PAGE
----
Thursday, July 07, 2011

Government’s selfishness is hindering fair polls - Mulongoti

Government’s selfishness is hindering fair polls - Mulongoti
By Ernest Chanda
Thu 07 July 2011, 04:02 CAT

MIKE Mulongoti says it is difficult to have free and fair elections because of selfishness among the people running government. Commenting on Chipata Catholic diocese Bishop George Lungu's observation that elections should not just be said to be free and fair but must actually be seen to be so, the former works and supply minister said there was need to push for a level playing field.

Mulongoti said it was such selfishness, which always brought contention during and after elections.

“When you see those in power bambazonke (holding on to everything) the press and anything else, then that is the beginning of contention. In the current circumstance there is no room for free and fair elections because those in control of the treasury are selfish. And this situation will always create room for contention,” said Mulongoti.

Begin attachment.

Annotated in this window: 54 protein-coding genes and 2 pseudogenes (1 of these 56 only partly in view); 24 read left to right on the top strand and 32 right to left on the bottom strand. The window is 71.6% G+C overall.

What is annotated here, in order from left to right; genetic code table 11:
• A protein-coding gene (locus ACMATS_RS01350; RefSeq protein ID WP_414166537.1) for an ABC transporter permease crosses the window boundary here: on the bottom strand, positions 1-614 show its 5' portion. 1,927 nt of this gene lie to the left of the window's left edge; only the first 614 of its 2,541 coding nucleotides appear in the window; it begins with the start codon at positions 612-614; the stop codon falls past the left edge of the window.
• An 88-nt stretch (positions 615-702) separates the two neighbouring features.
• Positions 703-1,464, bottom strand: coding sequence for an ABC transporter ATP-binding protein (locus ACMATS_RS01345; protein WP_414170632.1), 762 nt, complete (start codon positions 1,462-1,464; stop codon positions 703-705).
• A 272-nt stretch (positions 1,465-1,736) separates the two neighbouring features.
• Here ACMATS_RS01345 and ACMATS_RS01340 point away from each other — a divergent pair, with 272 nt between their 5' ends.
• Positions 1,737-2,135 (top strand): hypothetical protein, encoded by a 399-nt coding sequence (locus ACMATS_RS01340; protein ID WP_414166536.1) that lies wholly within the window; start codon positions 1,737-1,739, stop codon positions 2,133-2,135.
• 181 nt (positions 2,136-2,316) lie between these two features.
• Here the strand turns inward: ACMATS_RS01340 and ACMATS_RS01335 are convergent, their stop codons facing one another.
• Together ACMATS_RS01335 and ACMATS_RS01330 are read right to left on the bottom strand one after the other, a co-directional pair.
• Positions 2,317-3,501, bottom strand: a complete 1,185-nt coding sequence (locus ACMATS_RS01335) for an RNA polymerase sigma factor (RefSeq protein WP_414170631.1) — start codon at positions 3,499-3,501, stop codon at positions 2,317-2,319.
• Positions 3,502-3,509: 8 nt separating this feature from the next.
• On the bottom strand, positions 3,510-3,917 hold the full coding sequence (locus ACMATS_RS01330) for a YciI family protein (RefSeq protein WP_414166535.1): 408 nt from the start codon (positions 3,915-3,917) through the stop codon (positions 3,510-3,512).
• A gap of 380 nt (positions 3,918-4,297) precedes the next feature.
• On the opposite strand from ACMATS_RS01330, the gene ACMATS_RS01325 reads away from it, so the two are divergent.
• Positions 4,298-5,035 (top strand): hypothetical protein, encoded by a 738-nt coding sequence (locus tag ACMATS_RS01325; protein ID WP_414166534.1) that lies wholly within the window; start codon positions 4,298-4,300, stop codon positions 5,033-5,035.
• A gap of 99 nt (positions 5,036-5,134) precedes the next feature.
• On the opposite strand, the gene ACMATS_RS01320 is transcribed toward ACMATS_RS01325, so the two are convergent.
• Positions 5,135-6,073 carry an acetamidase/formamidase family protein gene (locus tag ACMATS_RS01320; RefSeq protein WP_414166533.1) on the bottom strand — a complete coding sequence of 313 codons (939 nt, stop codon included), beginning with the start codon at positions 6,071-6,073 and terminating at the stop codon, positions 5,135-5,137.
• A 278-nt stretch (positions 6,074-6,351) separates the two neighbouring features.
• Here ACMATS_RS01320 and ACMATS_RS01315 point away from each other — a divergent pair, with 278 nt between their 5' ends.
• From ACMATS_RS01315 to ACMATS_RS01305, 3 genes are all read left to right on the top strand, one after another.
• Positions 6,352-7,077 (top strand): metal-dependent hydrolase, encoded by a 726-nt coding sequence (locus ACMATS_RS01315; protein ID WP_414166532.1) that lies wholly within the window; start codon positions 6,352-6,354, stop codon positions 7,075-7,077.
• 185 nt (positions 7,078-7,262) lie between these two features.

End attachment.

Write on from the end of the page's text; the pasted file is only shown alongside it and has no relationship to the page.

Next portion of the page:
'But if we had a situation where the controllers of the treasury channel resources to building the foundation for democracy there will be no contention.

And democracy is about people accepting the election process and the outcome. But in the current scenario it can't happen, we shall always have tension and contention in the nation.”

During a Catholic Church organised 'walk for peace' on Saturday, Bishop Lungu, the former ZEC president who was represented by Caritas Chipata director Fr Vincent Daka, said in an election peace could only be sustained when elections were free and fair.

“And as such, elections should not just be said to be free and fair but are actually seen to be free and fair. This means creating a level-playing ground for all stakeholders and the entire process is as transparent as possible,” he said.

“Therefore, all of us are called to contribute to the elections being free and fair in order to maintain peace.”

Bishop Lungu urged Zambians to preach peace before, during and after the elections.

“We stand here because we understand the value of peace. We gather here to pray for peace in our beloved country Zambia as we head for elections later this year. We cannot underestimate the importance of peace for any country,” said Bishop Lungu.

“We have only one Zambia, we have only one nation. Peace has also to be seen to be at work through forgiveness and reconciliation. We gather here today not because we belong to a particular religious background, or political affiliation or we are members of this tribe or that tribe, but Zambians.”

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